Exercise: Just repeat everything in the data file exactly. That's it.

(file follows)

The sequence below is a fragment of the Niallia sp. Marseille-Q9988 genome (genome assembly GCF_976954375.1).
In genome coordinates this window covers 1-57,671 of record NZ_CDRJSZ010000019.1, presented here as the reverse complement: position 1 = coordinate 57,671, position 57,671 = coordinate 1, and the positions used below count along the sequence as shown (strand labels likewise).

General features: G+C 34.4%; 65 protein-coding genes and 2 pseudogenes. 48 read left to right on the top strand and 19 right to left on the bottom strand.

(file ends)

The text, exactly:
The sequence below is a fragment of the Niallia sp. Marseille-Q9988 genome (genome assembly GCF_976954375.1).
In genome coordinates this window covers 1-57,671 of record NZ_CDRJSZ010000019.1, presented here as the reverse complement: position 1 = coordinate 57,671, position 57,671 = coordinate 1, and the positions used below count along the sequence as shown (strand labels likewise).

General features: G+C 34.4%; 65 protein-coding genes and 2 pseudogenes. 48 read left to right on the top strand and 19 right to left on the bottom strand.